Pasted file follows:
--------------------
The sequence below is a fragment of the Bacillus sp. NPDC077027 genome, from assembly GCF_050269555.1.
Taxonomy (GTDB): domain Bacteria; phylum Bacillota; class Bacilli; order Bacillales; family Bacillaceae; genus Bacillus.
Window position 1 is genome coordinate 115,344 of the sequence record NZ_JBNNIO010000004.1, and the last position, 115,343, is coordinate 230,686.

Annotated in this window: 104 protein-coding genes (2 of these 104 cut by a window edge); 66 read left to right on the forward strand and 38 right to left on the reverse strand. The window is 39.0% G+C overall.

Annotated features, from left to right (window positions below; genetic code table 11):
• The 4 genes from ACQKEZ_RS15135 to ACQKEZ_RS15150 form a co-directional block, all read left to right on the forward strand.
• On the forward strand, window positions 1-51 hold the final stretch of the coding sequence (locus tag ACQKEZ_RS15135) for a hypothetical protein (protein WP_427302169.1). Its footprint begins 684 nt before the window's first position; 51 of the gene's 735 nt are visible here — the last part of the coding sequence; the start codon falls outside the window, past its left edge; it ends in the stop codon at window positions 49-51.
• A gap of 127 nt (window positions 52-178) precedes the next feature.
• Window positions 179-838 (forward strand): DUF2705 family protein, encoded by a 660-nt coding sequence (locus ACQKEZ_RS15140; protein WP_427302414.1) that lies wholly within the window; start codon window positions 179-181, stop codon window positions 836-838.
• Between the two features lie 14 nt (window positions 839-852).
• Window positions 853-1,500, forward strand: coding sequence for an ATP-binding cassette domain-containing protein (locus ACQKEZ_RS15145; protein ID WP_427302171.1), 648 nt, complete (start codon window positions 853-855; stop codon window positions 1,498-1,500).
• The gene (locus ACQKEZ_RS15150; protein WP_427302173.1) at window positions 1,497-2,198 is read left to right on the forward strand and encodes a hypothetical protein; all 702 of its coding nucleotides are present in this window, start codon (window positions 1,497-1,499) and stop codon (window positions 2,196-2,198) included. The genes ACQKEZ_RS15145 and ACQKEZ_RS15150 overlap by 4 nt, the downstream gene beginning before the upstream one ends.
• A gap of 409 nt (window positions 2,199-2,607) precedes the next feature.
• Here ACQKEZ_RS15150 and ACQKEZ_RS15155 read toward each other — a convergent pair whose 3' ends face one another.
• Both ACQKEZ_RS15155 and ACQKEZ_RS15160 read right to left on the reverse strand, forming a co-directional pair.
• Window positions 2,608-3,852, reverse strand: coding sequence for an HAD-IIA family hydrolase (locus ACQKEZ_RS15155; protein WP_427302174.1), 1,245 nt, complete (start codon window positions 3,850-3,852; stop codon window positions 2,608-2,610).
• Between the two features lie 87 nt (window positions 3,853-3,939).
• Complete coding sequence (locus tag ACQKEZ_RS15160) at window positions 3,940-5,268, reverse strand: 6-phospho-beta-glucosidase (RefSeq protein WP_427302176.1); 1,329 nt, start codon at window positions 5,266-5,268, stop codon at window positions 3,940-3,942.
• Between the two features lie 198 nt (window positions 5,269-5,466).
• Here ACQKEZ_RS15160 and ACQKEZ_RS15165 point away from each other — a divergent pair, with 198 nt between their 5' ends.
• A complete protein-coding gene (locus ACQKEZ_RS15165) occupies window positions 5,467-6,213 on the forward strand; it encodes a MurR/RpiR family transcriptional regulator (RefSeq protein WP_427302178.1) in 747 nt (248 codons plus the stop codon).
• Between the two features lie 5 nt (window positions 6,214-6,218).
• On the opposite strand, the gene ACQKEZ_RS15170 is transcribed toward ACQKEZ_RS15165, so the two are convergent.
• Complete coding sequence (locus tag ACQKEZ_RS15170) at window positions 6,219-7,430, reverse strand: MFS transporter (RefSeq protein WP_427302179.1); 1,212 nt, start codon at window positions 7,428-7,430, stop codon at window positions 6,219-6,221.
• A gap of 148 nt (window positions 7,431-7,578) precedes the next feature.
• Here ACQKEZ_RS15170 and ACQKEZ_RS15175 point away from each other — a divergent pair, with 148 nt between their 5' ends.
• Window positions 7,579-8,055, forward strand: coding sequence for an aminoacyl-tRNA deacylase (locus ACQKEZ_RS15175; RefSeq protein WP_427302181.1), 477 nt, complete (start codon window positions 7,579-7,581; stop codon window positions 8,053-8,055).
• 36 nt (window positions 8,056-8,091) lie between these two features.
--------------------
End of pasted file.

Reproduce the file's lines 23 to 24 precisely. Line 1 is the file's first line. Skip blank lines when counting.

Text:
• On the opposite strand, the gene ACQKEZ_RS15170 is transcribed toward ACQKEZ_RS15165, so the two are convergent.
• Complete coding sequence (locus tag ACQKEZ_RS15170) at window positions 6,219-7,430, reverse strand: MFS transporter (RefSeq protein WP_427302179.1); 1,212 nt, start codon at window positions 7,428-7,430, stop codon at window positions 6,219-6,221.